CARE TIP: when a down plume is visibly poking out of a garment, the best method is to pinch the down plume from the inside of the jacket and pull it back into the jacket. This minimises holes in the fabric that will allow more down to escape and also stops you losing that precious plume.

When assessing fabrics, the fabric used will have to be an appropriate balance for you between light-weightness, durability and pack size (how small the jacket will compress when stowed). All decent down jackets will have a chemical water resistant treatment called DWR (durable water repellent) which gives an extremely effective water resistance, by making water bead off the fabric. its worth bearing in mind that these treatments are extremely effective when new, but can wear out through use.

CARE TIP: When your jacket starts ‘soaking out’ retreat your jacket with a bottle of DWR treatment. We recommend a pump spray bottle rather than a wash in style for most jackets as this targets specifically the outer fabric which requires reproofing.

Down Jacket Features

Some common handy features to look out for include:

POCKETS, two hand warmer pockets are a good way to keep your hands glove free, some manufacturers even include a zip up stowing pocket to pack the garment into!
HOODS, great for extra warmth, but not everyone’s cup of tea, some styles will be removable.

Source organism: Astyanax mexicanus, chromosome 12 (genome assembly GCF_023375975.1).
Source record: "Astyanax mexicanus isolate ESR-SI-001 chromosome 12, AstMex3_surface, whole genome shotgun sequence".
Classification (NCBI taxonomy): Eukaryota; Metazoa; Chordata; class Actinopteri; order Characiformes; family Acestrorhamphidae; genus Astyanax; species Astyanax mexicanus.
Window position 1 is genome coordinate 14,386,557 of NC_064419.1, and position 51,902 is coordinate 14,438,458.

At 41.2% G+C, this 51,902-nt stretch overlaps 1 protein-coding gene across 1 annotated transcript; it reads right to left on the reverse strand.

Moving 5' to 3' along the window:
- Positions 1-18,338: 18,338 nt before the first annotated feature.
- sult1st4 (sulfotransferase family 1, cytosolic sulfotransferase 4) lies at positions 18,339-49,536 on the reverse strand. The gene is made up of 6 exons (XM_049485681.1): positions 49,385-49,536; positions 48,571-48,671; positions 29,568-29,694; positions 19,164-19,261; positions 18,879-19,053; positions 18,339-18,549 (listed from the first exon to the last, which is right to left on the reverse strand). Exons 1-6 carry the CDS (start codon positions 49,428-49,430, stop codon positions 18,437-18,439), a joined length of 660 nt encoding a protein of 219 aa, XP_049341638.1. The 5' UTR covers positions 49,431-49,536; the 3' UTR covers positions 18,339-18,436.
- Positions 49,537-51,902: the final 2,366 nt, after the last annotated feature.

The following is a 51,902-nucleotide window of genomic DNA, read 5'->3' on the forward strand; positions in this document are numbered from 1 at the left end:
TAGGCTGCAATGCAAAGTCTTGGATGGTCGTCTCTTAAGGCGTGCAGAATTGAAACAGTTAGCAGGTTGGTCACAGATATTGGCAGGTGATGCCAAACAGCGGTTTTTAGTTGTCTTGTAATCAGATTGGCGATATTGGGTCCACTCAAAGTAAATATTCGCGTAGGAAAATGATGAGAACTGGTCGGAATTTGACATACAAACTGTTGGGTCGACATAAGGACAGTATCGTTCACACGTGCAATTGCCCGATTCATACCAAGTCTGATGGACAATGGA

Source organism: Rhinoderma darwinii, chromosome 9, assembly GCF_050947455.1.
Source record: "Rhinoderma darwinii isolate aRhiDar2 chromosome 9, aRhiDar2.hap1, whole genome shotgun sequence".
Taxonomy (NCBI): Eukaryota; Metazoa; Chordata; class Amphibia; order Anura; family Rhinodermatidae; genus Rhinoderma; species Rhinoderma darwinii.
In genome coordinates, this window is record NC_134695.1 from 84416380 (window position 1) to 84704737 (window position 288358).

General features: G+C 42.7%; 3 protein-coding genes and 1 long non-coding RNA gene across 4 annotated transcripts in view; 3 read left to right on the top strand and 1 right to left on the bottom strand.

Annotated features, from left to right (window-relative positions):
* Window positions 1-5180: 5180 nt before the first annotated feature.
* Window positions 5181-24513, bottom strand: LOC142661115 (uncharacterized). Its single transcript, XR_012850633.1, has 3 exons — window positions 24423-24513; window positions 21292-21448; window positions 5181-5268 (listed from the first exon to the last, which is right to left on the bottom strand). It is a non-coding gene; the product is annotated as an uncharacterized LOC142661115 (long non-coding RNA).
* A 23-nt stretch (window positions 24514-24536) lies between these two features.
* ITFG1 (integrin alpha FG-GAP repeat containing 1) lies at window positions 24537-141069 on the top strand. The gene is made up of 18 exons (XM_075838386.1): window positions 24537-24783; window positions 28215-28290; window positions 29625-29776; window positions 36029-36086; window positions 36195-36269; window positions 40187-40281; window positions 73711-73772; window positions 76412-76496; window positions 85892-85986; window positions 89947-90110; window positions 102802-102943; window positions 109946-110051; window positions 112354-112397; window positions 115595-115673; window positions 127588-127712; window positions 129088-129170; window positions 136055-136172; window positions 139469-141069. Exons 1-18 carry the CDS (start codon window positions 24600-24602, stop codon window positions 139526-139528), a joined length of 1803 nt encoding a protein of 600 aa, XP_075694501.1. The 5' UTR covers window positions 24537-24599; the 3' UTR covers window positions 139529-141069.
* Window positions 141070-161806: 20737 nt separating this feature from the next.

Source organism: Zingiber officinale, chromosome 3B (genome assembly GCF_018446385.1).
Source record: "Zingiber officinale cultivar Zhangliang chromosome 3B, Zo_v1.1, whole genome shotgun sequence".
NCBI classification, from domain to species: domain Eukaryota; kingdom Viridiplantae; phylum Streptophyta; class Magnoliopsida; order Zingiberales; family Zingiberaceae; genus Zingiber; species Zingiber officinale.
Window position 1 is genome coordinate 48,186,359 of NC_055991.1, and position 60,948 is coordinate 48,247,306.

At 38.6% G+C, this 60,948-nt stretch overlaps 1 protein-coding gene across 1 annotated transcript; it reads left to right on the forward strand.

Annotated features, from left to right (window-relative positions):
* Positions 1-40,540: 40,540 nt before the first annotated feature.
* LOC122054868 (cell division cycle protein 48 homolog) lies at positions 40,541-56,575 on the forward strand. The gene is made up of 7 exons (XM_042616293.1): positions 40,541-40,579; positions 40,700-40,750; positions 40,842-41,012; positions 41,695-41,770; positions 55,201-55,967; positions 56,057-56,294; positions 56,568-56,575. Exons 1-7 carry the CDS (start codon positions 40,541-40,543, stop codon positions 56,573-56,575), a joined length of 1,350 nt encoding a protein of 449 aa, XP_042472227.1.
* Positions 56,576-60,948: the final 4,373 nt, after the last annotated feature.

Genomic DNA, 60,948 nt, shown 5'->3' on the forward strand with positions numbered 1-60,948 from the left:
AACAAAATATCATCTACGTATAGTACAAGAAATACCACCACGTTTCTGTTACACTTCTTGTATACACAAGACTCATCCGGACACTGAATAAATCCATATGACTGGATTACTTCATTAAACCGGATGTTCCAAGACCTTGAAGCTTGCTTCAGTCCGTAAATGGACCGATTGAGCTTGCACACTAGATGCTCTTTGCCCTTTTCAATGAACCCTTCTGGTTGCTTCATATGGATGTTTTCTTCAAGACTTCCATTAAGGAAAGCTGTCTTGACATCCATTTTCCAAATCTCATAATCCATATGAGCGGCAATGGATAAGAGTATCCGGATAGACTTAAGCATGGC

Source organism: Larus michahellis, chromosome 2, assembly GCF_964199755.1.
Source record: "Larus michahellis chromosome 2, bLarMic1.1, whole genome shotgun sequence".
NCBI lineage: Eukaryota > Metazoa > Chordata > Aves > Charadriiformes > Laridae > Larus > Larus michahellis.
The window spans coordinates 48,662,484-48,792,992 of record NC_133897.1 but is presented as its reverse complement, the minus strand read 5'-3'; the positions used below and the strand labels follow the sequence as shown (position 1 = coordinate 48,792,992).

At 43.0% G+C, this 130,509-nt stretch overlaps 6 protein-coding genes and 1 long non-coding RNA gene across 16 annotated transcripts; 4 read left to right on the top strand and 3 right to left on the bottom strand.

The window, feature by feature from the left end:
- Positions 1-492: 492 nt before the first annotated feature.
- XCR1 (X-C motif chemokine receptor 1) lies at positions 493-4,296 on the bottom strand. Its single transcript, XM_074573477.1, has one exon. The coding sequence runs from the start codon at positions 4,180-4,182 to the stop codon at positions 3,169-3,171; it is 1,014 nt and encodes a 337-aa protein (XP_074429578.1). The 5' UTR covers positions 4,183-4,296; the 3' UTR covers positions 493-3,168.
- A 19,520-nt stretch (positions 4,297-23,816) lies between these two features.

DRAWSTRING HEM, to stop those inconvenient, warm air stealing, updrafts.
DROP TAIL, does it cover your lumbar, nothing worse than bending over in a cold climate to find out that your top of the line jacket doesn’t cover your lower back!
CUFF CLOSURES, will they stop drafts? are they low profile, and not likely to get snagged on pack straps or other clothing?

Environmental Concerns

Minimizing the impact on our environment is part of our mission at Paddy Pallin, we ensure that every product we stock in our stores, has been manufactured and sourced with the smallest ecological footprint possible. We make decisions based on our own research and by working with brands that we trust to ensure that their company and manufacturing processes follow our high ethical standards.

A number of the environmental considerations you should be concerned about when buying a down product have been outlined in our article on “Where does my Down come from” which outlines how down is sourced in an ethical manner.

More than likely when you go shopping for a down jacket, you will have a particular application in mind, did you want it light and packable for urban wear and cooler climates, or did you want something to give you ultimate protection in polar exploration or high altitude adventures. whatever you are considering, we recommend discussing it with our staff and sharing your plans, as they will help guide you into making the right choice.

If you’re tossing up the differences between Down & Synthetic have a read of our post on how to choose the best style for you, Down VS Synthetic & how to Choose.

As Paddy himself, used to say “there is no such thing as bad weather, only inappropriate clothing.”

Overland Track, Tasmania. Photo: Lachlan Gardiner

Overland Track, Tasmania. Photo: Lachlan Gardiner